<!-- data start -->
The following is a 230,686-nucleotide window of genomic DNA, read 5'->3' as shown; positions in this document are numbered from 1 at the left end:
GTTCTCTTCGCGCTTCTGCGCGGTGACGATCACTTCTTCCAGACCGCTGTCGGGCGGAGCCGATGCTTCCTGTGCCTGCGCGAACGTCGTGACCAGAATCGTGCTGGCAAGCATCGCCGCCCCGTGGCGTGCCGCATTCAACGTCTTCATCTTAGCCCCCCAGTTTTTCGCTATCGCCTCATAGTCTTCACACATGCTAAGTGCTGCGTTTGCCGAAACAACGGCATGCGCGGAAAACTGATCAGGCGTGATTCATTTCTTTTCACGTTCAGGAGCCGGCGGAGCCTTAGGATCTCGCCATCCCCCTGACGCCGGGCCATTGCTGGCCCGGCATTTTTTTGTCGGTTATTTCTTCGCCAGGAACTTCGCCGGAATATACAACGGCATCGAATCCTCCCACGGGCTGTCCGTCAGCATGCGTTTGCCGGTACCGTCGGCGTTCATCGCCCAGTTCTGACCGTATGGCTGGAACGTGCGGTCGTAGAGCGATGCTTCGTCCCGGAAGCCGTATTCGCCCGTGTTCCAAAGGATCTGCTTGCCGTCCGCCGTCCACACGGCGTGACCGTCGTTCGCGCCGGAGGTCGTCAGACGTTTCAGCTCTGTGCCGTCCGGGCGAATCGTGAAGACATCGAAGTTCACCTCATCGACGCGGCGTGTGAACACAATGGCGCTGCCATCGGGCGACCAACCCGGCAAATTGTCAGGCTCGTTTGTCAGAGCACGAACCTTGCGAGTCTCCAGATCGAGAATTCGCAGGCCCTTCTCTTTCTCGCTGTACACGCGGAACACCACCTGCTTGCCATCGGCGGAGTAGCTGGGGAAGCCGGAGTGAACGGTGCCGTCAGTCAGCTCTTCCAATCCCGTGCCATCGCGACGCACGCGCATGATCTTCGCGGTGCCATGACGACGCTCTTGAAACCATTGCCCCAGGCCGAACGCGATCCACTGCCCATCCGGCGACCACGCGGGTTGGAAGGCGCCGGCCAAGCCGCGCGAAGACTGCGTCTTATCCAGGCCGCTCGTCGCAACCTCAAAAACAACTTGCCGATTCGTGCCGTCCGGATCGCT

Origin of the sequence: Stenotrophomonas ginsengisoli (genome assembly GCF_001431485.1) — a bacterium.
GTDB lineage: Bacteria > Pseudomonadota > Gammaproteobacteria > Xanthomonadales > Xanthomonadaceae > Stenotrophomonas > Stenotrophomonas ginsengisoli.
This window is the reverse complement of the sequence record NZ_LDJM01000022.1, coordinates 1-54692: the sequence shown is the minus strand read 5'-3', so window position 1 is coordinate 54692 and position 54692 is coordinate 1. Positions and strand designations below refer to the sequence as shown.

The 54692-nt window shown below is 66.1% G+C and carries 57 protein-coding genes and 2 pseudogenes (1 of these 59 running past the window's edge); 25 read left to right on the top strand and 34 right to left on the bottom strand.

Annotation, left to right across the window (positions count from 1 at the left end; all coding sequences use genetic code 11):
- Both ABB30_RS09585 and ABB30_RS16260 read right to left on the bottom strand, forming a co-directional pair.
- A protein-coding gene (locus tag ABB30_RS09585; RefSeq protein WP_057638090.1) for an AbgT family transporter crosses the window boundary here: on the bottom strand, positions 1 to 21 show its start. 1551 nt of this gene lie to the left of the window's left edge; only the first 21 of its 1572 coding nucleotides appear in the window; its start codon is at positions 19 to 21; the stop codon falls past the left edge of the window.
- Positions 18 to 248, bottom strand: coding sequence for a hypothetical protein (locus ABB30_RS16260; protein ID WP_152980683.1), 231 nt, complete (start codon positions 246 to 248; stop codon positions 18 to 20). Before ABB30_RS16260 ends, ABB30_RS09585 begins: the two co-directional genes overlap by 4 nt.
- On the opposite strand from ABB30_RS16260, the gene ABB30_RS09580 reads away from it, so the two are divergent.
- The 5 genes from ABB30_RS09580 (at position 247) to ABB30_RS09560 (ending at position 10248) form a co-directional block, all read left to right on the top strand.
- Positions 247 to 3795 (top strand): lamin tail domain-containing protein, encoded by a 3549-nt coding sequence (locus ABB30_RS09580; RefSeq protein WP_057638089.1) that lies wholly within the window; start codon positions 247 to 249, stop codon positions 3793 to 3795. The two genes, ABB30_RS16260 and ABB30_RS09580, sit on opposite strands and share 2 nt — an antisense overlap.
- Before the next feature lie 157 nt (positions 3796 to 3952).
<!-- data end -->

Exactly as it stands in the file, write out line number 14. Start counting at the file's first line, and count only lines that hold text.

- Before the next feature lie 157 nt (positions 3796 to 3952).